"Did you see him on TV?"
"Who?" I asked my nearly 106-year-old mother, who was calling from Forest Trace, the retirement community in South Florida where she has lived for almost 20 years.
"I missed him. I know he had a news conference to talk about--"
"Yes, the George Washington."
"How his people closed it to get revenge against the mayor who didn't support him for election."
"Of Fort Lee."
"That's the place."
"What did you think of his press conference?" I asked, "Christie's, which, by-the-way, is his name."
"Christie, Crispy, who cares."
"I don't. In fact, I like your name better."
"My name? Ray?"
"Not your name, his. The one you have for him."
"I only have a minute before I have to go down for dinner so why are we talking about names?"
"I agree. So what did you think about his press conference?"
"You remember what I told you when I heard he had surgery, lap-dance surgery, so he could lose weight? That it meant he was running for president. You can't run for president if you weigh 500 pounds."
"I remember your mentioning his lap-band surgery. How--"
"If he's that heavy how people would think he's about to have a heart attack. Or has an eating problem that he can't control. And how could we trust someone to be president who can't stop himself from eating."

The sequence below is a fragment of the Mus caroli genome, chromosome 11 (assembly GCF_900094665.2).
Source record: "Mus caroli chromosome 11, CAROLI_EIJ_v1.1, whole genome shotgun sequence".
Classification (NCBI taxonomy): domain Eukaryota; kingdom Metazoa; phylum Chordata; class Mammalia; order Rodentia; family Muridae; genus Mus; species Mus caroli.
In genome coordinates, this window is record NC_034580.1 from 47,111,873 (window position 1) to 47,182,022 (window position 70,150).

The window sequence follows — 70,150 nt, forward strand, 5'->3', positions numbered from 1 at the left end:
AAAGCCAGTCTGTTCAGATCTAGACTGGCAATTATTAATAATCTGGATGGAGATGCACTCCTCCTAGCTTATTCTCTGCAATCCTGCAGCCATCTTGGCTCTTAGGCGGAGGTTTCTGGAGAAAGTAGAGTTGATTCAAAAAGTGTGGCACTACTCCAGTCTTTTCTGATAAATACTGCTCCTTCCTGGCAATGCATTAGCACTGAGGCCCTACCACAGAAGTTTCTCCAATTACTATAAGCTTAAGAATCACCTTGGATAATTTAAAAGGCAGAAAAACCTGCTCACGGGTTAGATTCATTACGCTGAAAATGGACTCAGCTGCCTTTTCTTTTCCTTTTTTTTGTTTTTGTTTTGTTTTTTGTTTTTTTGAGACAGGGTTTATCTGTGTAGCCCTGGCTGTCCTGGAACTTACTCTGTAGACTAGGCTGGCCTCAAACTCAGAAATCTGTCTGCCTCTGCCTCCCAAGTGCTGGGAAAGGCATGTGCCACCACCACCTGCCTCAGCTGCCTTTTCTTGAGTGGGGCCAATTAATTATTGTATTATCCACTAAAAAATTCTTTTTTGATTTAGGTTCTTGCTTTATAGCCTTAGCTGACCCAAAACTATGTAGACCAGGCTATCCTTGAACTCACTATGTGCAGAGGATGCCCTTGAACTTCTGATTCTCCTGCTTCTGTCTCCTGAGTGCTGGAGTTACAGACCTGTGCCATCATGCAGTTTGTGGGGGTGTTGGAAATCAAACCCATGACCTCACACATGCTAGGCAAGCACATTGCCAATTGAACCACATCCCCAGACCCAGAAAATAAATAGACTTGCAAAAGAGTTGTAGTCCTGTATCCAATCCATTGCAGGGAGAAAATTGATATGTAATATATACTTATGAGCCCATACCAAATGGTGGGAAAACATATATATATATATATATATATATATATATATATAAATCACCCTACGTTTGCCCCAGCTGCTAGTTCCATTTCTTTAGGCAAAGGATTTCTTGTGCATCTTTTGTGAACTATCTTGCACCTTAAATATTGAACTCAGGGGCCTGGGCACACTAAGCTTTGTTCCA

"I recall you're saying that. And I think you're right. But--"
"But, did you see what he looked like last week?"
"Looked like? I guess I did. And?"
"He was half his size."
"Thinner, yes, but not quite half his size. It takes time to--"
"So, I'm exaggerating a little to make a point."
"Which is fine."
"This is good for his health, but I'm not so sure for his politics."
"Say more because I'm not following what you mean about his politics."
"To become president. That is, if he is telling the truth about what happened and the public decides to ignore what went on on that bridge."
"I don't believe he didn't know what was happening."
"Neither do I. But up to now he's been very popular. That's why I'm thinking about his weight. Rather than being bad for him politically, how it helped him."
"Now I'm totally confused."
"When he was 500 pounds, he--"
"I think maybe he was only 350."
"You call that 'only'?"
"Sorry. I interrupted you again."
"What I'm trying to say," my mother persisted, "is that being so big was part of why people liked him." She paused to let that sink in.
"Why is that?"
"Like the Japanese Zoomos."
"Zoomos. The wrestlers."
"Like the Sumos. The people there love them. Not because they're such good wrestlers, but because they're so big. As you would say, bigger than life."
"You believe that part of Christie's appeal has been his size?"
"Yes. That's what I'm saying. Also how he talks. Not like a typical politician. How he brags that he tells it like he tells it."
"Like it is," I corrected her again. "And if he loses more weight and becomes normal size, people will be less attracted to him?"
"He won't be like a hero from the comics anymore."
"A super hero?"
"That's what I'm saying."
"You could be right. He has seemed larger than life, and for people who are fearful maybe that makes them feel secure."
"Unless they find more dirt about him, you watch--as his weight goes down so will his poll numbers."
"We'll see. But you've been right before."